The Nepigon River is simply an outlet to the lake, two to four hundred feet wide, forced in great measure through rocky formations, preserving its clearness while leaping over foaming falls, dancing over surging rapids, losing itself in placid lake expansions, repeating itself thus as it dashes through towering precipitous rocks, where its deep green water lends a charm that is not easily forgotten in its forty miles’ course to Lake Superior, dropping 250 feet in that distance.
The government has preserved the stream in its beauty, only the necessary camping grounds being cleared for that purpose. An Overseer is constantly patrolling the river, whose duties are to see that there is no abuse of the fishing privileges, that all camps are kept clean and all refuse burned, so that when a camp is left by one party, it is in readiness for the next. His duty is also to facilitate in any way possible, by information and courtesy, the pleasure of the anglers. For some years back it has been found that Pike were on the increase, and threatened to do serious damage to the trout. Last year a raid was made on them in their haunts by netting these places. Thousands of Pike were caught, of weight varying from four to twenty-five pounds. I have measured them from four to five feet long.
Your Society aims at preserving the game and fish of America; I think there is great work for you. I can look back to the time when I was a boy, and remember the splendid fishing streams about home, and those days have gone, and so has the fishing, and the work you have undertaken is to produce those conditions as far as possible, and preserve those that are as nature has left them. It seems to me that if there could be left a small wooded belt along our streams, even a narrow one, this would not interfere with the general utility of the land, in fact, would improve it, and would be the means of preserving our streams to a very great extent.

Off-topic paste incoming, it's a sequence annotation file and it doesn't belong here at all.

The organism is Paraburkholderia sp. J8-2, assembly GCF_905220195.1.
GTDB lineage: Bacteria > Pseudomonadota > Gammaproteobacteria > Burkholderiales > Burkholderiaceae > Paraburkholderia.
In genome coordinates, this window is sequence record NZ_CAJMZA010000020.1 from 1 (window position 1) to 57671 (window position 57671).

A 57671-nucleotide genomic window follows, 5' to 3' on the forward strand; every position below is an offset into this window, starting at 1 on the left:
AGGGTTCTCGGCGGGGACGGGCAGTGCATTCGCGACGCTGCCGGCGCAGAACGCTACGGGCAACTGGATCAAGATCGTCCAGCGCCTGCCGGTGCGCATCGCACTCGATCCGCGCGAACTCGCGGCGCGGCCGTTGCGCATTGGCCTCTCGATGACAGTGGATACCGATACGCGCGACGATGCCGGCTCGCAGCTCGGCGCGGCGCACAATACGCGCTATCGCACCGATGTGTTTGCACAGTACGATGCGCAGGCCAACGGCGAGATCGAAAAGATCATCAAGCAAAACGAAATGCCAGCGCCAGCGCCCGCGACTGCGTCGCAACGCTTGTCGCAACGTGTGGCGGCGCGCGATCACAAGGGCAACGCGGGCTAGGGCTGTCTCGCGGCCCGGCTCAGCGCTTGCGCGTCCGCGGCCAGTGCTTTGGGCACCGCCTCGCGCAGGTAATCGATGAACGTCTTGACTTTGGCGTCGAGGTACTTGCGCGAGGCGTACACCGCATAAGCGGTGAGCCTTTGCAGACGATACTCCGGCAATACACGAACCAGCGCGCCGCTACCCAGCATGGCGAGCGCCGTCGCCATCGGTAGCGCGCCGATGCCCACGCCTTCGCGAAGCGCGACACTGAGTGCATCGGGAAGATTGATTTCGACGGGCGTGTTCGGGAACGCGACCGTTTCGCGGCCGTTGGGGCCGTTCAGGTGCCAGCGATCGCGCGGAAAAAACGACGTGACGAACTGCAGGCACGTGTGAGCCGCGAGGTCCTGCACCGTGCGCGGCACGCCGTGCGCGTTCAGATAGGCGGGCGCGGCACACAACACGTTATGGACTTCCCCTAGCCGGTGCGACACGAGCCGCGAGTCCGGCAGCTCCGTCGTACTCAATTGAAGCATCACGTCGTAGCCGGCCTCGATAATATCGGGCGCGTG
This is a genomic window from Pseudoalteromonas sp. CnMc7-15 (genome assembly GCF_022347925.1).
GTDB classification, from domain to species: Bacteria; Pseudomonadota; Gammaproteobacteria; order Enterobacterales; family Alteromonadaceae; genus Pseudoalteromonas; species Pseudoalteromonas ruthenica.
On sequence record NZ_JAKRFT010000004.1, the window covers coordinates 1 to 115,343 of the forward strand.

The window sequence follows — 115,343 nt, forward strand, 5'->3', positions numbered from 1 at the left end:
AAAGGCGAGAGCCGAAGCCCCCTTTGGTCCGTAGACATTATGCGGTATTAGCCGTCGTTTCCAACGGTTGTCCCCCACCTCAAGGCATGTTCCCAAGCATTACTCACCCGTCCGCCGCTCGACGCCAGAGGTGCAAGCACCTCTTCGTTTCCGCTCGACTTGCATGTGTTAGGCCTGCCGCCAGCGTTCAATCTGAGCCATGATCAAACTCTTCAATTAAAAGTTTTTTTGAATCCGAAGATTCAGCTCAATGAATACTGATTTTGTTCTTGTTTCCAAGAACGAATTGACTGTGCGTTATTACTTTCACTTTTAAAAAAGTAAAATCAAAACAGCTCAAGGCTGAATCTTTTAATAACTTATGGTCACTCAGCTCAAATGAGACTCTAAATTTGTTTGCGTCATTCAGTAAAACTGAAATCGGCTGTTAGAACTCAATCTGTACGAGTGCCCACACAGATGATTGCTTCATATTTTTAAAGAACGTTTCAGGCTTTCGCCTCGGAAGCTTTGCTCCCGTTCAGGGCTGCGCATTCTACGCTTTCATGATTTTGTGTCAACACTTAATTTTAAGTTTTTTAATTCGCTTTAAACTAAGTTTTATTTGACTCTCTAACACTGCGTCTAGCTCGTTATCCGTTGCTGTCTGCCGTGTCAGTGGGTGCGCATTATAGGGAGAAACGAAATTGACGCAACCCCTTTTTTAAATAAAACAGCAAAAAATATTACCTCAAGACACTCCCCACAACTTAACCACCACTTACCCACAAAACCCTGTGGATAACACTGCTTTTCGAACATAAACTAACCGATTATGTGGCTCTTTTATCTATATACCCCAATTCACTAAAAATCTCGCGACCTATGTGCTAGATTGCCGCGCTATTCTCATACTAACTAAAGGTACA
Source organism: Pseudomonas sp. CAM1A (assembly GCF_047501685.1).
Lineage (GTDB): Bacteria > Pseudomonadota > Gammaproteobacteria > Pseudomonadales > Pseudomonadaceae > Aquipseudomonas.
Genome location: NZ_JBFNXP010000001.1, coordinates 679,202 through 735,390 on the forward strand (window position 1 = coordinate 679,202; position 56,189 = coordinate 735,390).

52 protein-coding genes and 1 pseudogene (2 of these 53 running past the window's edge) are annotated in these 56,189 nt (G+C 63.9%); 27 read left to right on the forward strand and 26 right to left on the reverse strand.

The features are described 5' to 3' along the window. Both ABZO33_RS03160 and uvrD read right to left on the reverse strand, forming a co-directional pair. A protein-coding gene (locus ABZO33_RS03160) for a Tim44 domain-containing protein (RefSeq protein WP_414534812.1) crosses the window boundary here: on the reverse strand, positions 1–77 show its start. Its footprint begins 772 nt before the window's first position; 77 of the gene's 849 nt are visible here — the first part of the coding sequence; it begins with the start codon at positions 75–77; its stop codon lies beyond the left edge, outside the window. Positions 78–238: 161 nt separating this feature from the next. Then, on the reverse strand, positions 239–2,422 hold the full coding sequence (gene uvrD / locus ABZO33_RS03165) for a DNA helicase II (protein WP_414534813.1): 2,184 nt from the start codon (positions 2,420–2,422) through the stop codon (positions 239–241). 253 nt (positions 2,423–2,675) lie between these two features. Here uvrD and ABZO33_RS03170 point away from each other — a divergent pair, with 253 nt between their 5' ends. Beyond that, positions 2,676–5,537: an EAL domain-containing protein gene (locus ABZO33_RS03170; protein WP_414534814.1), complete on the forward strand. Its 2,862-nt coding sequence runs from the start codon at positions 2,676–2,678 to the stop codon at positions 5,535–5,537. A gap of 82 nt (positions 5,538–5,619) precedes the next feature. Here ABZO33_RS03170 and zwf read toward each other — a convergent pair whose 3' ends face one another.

I have noticed that in every lake and every principal stream ( and smaller ones emptying into it) where Trout ae found that each one has Trout peculiar to itself. Great care is taken by breeders of cattle and other domestic animals to raise only the best, why not so the Trout? And if the Nepigon Trout is the finest and gamest fish in the world, why not stock our depleted lakes and streams with it?
There are such possibilities for securing spawn known as in Lake Nepigon, with its miles of spawning grounds. Nets couyld be thrown around them, and spawn could be secured in quantities to stock America, if necessary. The Nepigon River is itself one vast spawning bed on all its rapid portions. I passed over a half mile of water at the foot of Pine Portage where the fish fairly covered the whole stream, shining out with their gorgeous fall colourings, a sight to be remembered.
After reading this Post go back to the previous Post and see the You Tube video of our Nipigon River Before and After the Dams.